... accompanied my friend. We started about four o'clock—Legrand, Jupiter, the dog, and myself. Jupiter had with him the scythe and spades—the whole of which he insisted upon carrying—more through fear, it seemed to me, of trusting either of the implements within reach of his master, than from any excess of industry or complaisance. ...
— The Works of Edgar Allan Poe - Volume 1 (of 5) of the Raven Edition • Edgar Allan Poe

... first wished to marry, he could not for lack of money to provide a home for his wife. In time this difficulty was overcome, and later he started to London with his wife and his dog, which was named Robber. The terrors of that voyage impressed him so much that he was inspired with the idea for "The Flying Dutchman," one of his great operas. He was told the legend of "The Flying Dutchman" by the sailors; but long before he was able to write that splendid ...
— Operas Every Child Should Know - Descriptions of the Text and Music of Some of the Most Famous Masterpieces • Mary Schell Hoke Bacon

... sorely tempted," continues Mr. Taussig, "I did not reply with the illustration of the dog whose tail was amputated by inches, but confined myself to arguments. The President announced clearly that, so far as he was at present advised, the Radicals in Missouri had no right to consider ...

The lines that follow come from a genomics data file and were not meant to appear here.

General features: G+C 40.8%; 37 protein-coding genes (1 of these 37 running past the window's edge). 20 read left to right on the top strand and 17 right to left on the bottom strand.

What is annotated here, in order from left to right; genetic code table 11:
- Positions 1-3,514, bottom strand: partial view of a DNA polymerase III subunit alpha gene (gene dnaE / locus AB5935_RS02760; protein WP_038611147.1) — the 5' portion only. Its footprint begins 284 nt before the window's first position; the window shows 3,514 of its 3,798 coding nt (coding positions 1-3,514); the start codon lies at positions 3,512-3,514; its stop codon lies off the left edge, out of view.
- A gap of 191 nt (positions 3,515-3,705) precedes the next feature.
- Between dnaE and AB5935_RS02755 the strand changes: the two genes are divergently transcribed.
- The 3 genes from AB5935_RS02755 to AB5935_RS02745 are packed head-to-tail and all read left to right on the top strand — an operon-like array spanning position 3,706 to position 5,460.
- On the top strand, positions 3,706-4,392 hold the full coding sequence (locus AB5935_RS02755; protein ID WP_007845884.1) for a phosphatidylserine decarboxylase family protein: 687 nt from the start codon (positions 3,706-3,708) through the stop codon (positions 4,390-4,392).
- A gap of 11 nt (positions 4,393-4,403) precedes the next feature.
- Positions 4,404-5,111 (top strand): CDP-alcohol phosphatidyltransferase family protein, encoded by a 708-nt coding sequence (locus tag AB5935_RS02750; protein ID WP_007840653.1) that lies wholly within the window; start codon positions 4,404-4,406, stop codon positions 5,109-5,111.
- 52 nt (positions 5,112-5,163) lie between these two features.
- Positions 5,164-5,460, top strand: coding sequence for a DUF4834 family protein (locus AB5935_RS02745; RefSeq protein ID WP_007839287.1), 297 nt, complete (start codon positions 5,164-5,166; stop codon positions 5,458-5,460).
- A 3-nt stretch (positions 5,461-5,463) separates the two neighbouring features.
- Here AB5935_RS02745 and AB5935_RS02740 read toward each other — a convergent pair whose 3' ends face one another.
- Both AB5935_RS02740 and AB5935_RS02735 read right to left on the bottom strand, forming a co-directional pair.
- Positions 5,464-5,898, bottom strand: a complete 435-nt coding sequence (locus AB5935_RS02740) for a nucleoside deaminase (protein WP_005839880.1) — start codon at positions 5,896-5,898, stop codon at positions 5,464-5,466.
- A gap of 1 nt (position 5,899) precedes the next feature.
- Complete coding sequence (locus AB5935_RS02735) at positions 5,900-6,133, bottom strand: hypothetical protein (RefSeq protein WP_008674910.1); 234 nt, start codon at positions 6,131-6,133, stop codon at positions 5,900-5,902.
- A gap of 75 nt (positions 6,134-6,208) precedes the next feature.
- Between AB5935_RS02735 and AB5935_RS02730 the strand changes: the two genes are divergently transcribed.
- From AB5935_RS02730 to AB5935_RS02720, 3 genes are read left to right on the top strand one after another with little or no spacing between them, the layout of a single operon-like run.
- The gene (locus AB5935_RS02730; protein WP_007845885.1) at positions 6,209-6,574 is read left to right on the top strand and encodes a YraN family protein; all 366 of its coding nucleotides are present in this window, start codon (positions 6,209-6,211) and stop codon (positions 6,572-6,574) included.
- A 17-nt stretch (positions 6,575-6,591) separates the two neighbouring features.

— The Abolitionists - Together With Personal Memories Of The Struggle For Human Rights • John F. Hume

... love for his native country. By his will he bequeathed to his native town of Dordrecht "the portrait of Sir J. Reynolds, by Scheffer; a dog lying down, life-size, by the same; a copy of the picture of the 'Christus Remunerator,' on pasteboard, of the size of the original in England; a copy of the 'Christus Consolator,'—both by himself: also, his own statue, in plaster; ...
— The Atlantic Monthly, Volume 4, No. 23, September, 1859 • Various

... vocabulary of accusation and appeal. All the fierce talk of an antagonist's violation of those eternal principles upon which organized society is founded—and the rest of it—what is it but the cry of the dog with the chewed ear? The dog that is chewing foregoes ...
— The Shadow On The Dial, and Other Essays - 1909 • Ambrose Bierce

... coward," said Bernard teasingly, alluding to the recreant Jim. "I wouldn't have a dog that ...
— The Voice of the People • Ellen Glasgow

... boy's trail later that evening; found him watchin' a dance at the Gold Belt. The photografter was there, too, and when he'd got his dog-house fixed, he says: ...
— Pardners • Rex Beach

... sort of grotto, or sickly vault, which you will cross and find yourself in a spacious passage, crawling with beetles and lizards. Don't be frightened, sir; keep on till you hear moanings and clankings of chains. Then you will come upon a row of horrid cells, only suited for dog kennels. In these cells our crazy folks are chained and left to die. Give Glentworthy few shillings for liquor, sir, and he, having these poor devils in charge, will put you through. It's a terrible place, sir, but our authorities never look into it, and ...